As a child, we would go to Toledo almost every Sunday for dinner with my dad’s parents. Grandma was the best cook. I have no idea how she would do it, but she could walk around her kitchen one time – it seemed – and have dinner ready on the table. I walk around the kitchen one time, and I still don’t know what to make for dinner. Anyway, I used to love to watch and help her cook. This month I decided to make homemade bread. I love to make bread as it reminds me of happy times with my family. It also gives me new memories with my boys - they love butter bread.
One of my fondest memories of my childhood was the homemade bread Grandma used to make. It was always warm, fluffy, yeasty, and just the most wonderful tasting bread I ever ate. She always made it for us.
When I was about 13, I tried to recreate the bread that my grandma used to make. I also tried to do all on my own. I kicked my family out of the kitchen for the day and sat down with the Betty Furness cookbook that my mom had on top of the fridge. I do have to add that this cookbook was not written for beginners, so that is my excuse for the story that follows. Had the cookbook had more specific instructions, my bread would have turned out great. I just ordered the cookbook from Amazon – I will have to update on the recipe when I get it. it is supposed to ship within the next day or so.
Back to the story. I gathered my ingredients and started cooking. The recipe called for lukewarm milk. Not knowing what lukewarm really was, I went and asked my dad – wrong choice. He said that the milk would be fine if I just let it set out for about 15 minutes. Yeast doesn’t really rise very well in cold milk.
The recipe called for, I think, 12 cups of flour. I was making bread for an army. I ran out and asked my parents to get me some more flour. They quickly figured out what I was doing, walked into the kitchen, and totally wigged out. The kitchen was a disaster area. There was flour and wet bread dough everywhere. I even managed to get some on the ceiling. Needless to say my mom wasn’t too terribly impressed with me.
We got more flour and tried to fix the recipe, to no avail. Mom decided to put the dough in a paper bag and set it beside the garbage after she learned about the cold milk. Hours – and I mean about 3-4, the bread rose – really! I screamed for my mom and showed her the risen dough. I was so excited. The dough rose!
Mom decided to try and make the bread. Rescuing it from the near garbage, she kneaded and kneaded working her cooking magic on the bread. It didn’t rise too much the second time, but we baked anyway. We ended up with three small loaves of very tasty, very, very heavy bread. It was suggested that the army might want in on my secret so they could use the bread as bombs. Did I say that it was heavy? Dense too. I have never had bread so dense since – it really was good, and it stayed with you for quite a while.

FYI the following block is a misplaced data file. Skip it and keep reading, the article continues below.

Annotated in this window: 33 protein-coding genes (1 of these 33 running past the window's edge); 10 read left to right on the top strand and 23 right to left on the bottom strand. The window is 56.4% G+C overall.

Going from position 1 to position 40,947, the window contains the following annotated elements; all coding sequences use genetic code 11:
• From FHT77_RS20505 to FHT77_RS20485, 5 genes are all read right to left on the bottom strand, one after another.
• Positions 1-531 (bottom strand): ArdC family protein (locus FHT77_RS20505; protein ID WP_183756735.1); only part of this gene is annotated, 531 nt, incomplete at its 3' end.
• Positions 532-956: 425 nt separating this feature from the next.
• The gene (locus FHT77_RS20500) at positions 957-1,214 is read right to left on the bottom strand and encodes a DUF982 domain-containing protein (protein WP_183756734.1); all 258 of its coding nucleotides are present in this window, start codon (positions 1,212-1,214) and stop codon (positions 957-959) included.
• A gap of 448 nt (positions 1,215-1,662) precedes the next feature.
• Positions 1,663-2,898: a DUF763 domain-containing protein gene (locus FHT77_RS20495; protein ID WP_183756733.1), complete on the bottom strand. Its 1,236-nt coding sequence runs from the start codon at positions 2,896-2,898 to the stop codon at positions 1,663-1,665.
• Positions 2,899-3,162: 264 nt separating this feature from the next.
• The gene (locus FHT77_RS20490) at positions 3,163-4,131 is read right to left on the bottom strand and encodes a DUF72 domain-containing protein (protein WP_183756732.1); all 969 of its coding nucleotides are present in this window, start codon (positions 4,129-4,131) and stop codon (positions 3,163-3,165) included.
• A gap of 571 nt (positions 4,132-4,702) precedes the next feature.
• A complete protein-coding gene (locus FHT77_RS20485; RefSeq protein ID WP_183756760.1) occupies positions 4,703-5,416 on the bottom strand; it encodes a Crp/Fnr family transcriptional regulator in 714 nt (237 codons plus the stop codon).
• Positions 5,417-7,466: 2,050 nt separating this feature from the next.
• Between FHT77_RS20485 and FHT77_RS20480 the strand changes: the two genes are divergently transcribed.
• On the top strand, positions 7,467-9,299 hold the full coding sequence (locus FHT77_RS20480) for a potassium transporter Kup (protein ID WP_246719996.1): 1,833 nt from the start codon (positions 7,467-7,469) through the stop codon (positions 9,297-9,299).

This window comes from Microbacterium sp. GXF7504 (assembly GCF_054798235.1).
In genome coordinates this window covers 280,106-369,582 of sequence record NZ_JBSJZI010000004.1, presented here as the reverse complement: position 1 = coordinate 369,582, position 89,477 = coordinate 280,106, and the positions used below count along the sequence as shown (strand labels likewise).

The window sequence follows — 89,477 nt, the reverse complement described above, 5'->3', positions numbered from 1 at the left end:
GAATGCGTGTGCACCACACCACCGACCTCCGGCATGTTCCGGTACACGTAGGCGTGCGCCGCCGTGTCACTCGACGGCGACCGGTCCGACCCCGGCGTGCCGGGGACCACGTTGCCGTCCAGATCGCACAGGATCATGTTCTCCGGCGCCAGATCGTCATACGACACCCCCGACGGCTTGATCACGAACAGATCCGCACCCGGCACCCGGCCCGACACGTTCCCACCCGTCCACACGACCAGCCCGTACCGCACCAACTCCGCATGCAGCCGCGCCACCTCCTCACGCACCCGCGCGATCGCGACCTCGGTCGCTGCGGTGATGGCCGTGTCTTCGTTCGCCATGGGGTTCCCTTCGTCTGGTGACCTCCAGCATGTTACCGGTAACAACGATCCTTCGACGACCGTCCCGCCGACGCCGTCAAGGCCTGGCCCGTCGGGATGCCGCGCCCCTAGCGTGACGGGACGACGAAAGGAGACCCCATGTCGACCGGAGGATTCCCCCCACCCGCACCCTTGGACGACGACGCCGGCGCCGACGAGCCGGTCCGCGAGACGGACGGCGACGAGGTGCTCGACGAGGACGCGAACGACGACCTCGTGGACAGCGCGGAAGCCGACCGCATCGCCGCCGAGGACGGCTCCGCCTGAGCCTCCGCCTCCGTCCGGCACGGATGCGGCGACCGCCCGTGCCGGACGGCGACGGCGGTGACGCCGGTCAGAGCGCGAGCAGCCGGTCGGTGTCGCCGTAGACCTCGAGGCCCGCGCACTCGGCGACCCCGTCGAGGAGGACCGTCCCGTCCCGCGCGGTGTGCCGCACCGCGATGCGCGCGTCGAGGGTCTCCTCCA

While I don’t have a ton of recipes that my mom used to make, I do vividly remember the bread incident. To this day, the smell of freshly made bread reminds me not only of my grandma baking away in her house, but also of my mom trying to rescue a 13-year-old’s bread mishap.
Ok, here is the recipe - and I was right, pretty close - it calls for 13 cups.
White Bread - Straight dough method From the Betty Furness Cookbook
Tin or aluminium bread pans......Preheat oven to 375 F.
2 cakes quick-acting yeast
1 cup lukewarm water
5 tbsp sugar
4 cups lukewarm milk
5 tsp salt
About 13 cups all-purpose flour, sifted before measuring
5 tsp shortening
Place lukewarm milk in bowl in which you expect to mix dough. To the milk, add the remaining sugar and salt. Add dissolved yeast to milk mixture. Next, add all but 1 cup of the flour and the shortening. Start mixing with a spoon, but as the four and liquid become blended, you will need to finish the mixing with your hand Add remaining cup of flour, but only if needed. Bread dough that is too stiff never makes quite such good bread.
When all ingredients have been mixed, and the dough begins to leave the sides of the bowl, turn dough out on lightly floured board.
Knead until dough becomes elastic and does not stick to board. Place in greased bowl, cover, allow to rise until double in bulk, then punch down. Allow to rise a second time until double in bulk. Remove dough from bowl, punch down and cut into four equalized loaves. Recipe makes approximately 4 1 1/2 lb. loaves. Shape and allow to stand 20 minutes. Then flatten out each loaf and again reshape.
Place in greased pans. Allow to rise until double in bulk, or until imprint does not disappear when pressed with a finger. Just before placing in oven, sprinkle a little cold water over raised dough. Bake. Remove from pans as soon as baked. Cool on wire cake rack.